According to Ahmed and Ishtiyaq, surprisingly very few producers (read: almost no one) approached them to adapt their pre-existing works for film.
“Those making films want Farhat Ishtiyaq’s name on their ideas. They do not want to make Farhat’s own ideas — or the novels she had written on her own,” Ishtiyaq tells me.
Both writers feel film could have been a better medium for their works — irrespective of the pain they would feel when slashing down their material.
But then again, adapting novels for television presents its own set of problems. One has to expand and divide scenes, characters and situations into television’s format. Both writers, it seems, have made peace with their reservations.
“It’s a different medium with its own set of requirements,” Ahmed tells me. “One learns by experience.” Ahmed admits that on her first screenwriting job, adapting her own material to television, she didn’t want to cut down the events in her novel. She was quick to realise that she had mucked up when the show aired on television. Ahmed didn’t make the same mistake twice.
She also didn’t contest when I suggested that Alif would have worked quite well as a motion picture.
Now, one might be inclined to argue why a bulk of this article is focusing on a specific genre — drama and romance — when literature has much more variety.
The reasoning, again, is simple to comprehend. Since the early 2000’s, no one, either in the film business or vaguely associated with it, has mentioned adapting a novel that has action or thriller elements to this writer. A widespread myth everyone believes in is that action and thriller are expensive genres; raunchy comedies work best, executives and filmmakers say time and again.
When prodded about past examples, the oldest ‘action’ title one industry executive recalls is Ahmed Nadeem Qasmi’s Gandasa, which became the basis of Wehshi Jutt (1975) and Maula Jutt (1979). (On that same note, crediting Bilal Lashari’s adaptation as an extension of Qasmi’s work is both unwarranted and immature, because the matter of its literary legacy is still up in court — and that the teaser looks nothing like the author’s work. Think of it as a derivation of a derivation.)
One other title is Dhamaka (1974), a lost film that gave Javed Sheikh his debut, based on Ibn-i-Safi’s Baibaakon Ki Talaash, a novel from the once-famed Imran series.
Coming back to the present, one has few other choices when one goes out hunting for material. The names that routinely pop up during highbrow, pseudo-intellectual conversations are Mohsin Hamid, Muhammad Hanif and Omar Shahid Hamid.
Hanif’s novel, A Case of Exploding Mangoes, I’m told, had never been taken up in Pakistan and Our Lady of Alice Bhatti has long been in development. Unverified sources also claim that Omar Shahid Hamid’s The Prisoner was also looked into by producers, but abandoned because it would be un-filmable in Pakistan. Of the three, Mohsin Hamid’s works had better luck being turned into motion pictures. The Reluctant Fundamentalist (2012) was a foreign production by director Mira Nair, while Moth Smoke was adapted as a badly filmed, ponderous, made-for-TV movie by writer-producer-actor Shehzad Nawaz.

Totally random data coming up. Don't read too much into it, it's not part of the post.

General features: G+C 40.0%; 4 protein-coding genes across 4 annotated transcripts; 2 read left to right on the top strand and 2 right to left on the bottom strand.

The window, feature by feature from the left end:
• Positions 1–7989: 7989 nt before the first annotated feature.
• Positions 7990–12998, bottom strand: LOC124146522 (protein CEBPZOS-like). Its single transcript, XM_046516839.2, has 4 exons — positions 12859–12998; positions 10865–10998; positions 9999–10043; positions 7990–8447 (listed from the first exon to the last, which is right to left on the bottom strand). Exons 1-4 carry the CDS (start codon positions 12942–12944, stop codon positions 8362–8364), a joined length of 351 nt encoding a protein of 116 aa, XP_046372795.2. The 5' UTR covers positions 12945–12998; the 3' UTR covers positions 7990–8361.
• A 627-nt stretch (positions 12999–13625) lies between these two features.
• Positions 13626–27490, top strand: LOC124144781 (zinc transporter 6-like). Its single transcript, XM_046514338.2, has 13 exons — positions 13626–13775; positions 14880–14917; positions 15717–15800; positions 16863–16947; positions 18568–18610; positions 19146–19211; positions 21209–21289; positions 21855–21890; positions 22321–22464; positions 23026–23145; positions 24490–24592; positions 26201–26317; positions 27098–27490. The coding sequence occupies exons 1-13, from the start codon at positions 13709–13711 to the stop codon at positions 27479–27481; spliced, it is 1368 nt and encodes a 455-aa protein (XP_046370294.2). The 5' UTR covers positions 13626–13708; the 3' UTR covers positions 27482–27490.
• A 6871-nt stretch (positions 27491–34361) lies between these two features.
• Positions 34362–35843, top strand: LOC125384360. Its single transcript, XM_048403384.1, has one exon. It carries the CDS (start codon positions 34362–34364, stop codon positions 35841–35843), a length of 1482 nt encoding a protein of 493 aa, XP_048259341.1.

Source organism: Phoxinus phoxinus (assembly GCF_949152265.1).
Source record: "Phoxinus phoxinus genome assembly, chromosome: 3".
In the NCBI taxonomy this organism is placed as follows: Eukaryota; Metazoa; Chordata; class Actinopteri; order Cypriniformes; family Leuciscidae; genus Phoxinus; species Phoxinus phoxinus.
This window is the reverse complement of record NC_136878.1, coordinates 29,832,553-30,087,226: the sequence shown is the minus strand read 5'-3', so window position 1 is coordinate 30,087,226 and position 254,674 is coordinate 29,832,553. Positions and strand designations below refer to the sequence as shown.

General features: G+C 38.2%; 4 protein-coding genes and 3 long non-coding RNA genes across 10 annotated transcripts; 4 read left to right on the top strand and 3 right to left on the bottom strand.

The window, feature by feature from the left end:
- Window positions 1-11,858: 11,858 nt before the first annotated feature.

Ahmed says that one of the main reasons our literary works lack visibility is the language. Since people aren’t inclined to read Urdu novels, they have little awareness of promising novelists, or new or old existing novels that have the right cinematic panache for film adaptation.
We only know a handful of names (such as the aforementioned two Hamids and Hanif), because their works are in a universally preferred language and have gained international recognition. It’s the same case with prominent names in Urdu literature, whose works have been adapted into English.
Ahmed, however, tells me that she has a solution in the works. Her publishing house, Alif Kitab, is striving to create original voices, with an aim to mentor those with talent. The publishing house is also striving to adapt novels in English, she tells me, which might also help.
As it happens, we need all the help we can get.
Self-induced illiteracy — or at the very least, an utter contempt for reading — coupled with the absolute reluctance to set up story development divisions at production houses, has brought us to our present state of misfortune.
Even if there are story executives in place, almost no one has the training, the experience or the acumen to design motion pictures. Developing ideas for film, as we’ve painstakingly learned, isn’t the same as developing episodic stories for television.
Even if, for the sake of argument, there are intelligent people helming story divisions, independent filmmakers — especially the successful ones — have no desire to work under supervision.
In a state of ego-driven imperative to pitch and make their own ideas, filmmakers choose to disregard other alternatives. Stories, then, becomes the default casualty.
Now, I’m not saying that novels are an absolute solution to save the dwindling industry — far from it. Poorly defined stories and bad prose pop up in novels, or in well-thumbed yellowing pages of a digest too — but at least, it is an alternative worth looking into.
Who knows, the next big blockbuster could be lying at a rickety book-cart at Sunday Bazaar.
Published in Dawn, ICON, December 8th, 2019